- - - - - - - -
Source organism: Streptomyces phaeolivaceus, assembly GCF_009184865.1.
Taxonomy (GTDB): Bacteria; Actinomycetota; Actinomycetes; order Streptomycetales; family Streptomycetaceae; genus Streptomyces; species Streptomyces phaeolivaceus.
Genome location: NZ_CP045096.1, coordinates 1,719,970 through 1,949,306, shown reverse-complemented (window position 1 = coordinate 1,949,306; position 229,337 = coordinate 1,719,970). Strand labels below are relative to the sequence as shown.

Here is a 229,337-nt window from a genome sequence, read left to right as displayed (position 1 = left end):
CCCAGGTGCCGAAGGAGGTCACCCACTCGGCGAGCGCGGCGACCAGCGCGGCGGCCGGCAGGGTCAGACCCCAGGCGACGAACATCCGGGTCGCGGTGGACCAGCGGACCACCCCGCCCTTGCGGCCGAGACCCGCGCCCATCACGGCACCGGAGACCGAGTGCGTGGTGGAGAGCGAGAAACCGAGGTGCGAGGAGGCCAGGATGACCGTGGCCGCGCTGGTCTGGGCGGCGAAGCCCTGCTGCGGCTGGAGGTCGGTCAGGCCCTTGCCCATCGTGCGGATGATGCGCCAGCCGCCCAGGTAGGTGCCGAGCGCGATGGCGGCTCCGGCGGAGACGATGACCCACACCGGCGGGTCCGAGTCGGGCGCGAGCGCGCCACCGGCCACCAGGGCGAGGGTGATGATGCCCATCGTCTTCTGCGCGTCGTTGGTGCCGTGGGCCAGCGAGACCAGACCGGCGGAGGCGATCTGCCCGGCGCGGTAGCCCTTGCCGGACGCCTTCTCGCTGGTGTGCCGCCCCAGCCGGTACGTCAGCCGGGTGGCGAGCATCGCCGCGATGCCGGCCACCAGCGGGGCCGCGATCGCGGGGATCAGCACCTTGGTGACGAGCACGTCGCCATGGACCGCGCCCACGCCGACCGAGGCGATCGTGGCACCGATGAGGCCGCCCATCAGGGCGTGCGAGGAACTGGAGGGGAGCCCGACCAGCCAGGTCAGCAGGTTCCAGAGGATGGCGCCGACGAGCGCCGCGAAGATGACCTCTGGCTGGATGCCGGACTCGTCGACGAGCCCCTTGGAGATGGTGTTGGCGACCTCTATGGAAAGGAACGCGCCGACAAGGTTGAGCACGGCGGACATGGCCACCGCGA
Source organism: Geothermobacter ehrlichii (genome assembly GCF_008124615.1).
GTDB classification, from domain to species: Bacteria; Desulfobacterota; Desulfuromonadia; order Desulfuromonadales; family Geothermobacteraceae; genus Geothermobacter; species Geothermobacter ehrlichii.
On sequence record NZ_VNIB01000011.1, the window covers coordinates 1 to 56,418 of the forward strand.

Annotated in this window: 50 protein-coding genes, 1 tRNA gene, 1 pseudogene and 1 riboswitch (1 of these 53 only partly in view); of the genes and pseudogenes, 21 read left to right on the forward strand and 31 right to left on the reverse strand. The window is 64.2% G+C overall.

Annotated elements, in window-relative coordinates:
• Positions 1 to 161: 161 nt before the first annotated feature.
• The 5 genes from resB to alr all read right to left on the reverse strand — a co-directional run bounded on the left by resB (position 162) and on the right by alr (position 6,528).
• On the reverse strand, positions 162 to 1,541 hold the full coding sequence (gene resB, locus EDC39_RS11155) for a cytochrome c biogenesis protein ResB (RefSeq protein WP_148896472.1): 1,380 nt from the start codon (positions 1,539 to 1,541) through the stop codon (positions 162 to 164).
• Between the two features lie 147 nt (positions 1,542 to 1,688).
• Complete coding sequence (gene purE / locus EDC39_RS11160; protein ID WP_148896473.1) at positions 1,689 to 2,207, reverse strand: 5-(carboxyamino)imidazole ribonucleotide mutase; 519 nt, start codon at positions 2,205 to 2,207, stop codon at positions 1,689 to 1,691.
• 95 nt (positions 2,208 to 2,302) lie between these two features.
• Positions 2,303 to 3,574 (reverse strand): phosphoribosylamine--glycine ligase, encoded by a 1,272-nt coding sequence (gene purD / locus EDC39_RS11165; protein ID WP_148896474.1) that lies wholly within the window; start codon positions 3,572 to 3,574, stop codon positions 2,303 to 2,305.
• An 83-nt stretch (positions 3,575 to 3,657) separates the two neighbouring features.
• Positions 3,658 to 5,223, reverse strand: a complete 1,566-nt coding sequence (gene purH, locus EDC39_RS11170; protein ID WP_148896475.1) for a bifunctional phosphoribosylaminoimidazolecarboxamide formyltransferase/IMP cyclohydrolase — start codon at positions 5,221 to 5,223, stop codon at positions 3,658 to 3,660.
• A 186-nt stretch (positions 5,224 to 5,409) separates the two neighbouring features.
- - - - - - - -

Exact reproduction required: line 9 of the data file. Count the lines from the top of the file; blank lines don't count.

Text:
Annotated in this window: 50 protein-coding genes, 1 tRNA gene, 1 pseudogene and 1 riboswitch (1 of these 53 only partly in view); of the genes and pseudogenes, 21 read left to right on the forward strand and 31 right to left on the reverse strand. The window is 64.2% G+C overall.